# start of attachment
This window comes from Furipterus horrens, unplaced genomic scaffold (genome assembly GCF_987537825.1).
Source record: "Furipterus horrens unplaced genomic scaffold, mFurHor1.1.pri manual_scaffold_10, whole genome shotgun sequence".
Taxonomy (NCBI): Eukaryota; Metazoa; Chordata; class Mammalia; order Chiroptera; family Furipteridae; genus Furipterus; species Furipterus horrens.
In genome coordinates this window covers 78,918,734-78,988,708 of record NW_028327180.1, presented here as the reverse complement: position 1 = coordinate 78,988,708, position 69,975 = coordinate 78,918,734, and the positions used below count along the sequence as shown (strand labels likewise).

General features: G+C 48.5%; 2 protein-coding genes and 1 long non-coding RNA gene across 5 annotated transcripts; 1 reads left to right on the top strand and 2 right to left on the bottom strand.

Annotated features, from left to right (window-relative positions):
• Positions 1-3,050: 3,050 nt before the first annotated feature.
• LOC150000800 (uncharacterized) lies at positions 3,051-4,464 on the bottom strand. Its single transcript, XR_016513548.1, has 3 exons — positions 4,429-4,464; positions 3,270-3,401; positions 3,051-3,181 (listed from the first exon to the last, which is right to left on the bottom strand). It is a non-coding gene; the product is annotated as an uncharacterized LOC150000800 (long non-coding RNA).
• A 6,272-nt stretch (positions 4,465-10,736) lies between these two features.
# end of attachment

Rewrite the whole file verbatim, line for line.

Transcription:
This window comes from Furipterus horrens, unplaced genomic scaffold (genome assembly GCF_987537825.1).
Source record: "Furipterus horrens unplaced genomic scaffold, mFurHor1.1.pri manual_scaffold_10, whole genome shotgun sequence".
Taxonomy (NCBI): Eukaryota; Metazoa; Chordata; class Mammalia; order Chiroptera; family Furipteridae; genus Furipterus; species Furipterus horrens.
In genome coordinates this window covers 78,918,734-78,988,708 of record NW_028327180.1, presented here as the reverse complement: position 1 = coordinate 78,988,708, position 69,975 = coordinate 78,918,734, and the positions used below count along the sequence as shown (strand labels likewise).

General features: G+C 48.5%; 2 protein-coding genes and 1 long non-coding RNA gene across 5 annotated transcripts; 1 reads left to right on the top strand and 2 right to left on the bottom strand.

Annotated features, from left to right (window-relative positions):
• Positions 1-3,050: 3,050 nt before the first annotated feature.
• LOC150000800 (uncharacterized) lies at positions 3,051-4,464 on the bottom strand. Its single transcript, XR_016513548.1, has 3 exons — positions 4,429-4,464; positions 3,270-3,401; positions 3,051-3,181 (listed from the first exon to the last, which is right to left on the bottom strand). It is a non-coding gene; the product is annotated as an uncharacterized LOC150000800 (long non-coding RNA).
• A 6,272-nt stretch (positions 4,465-10,736) lies between these two features.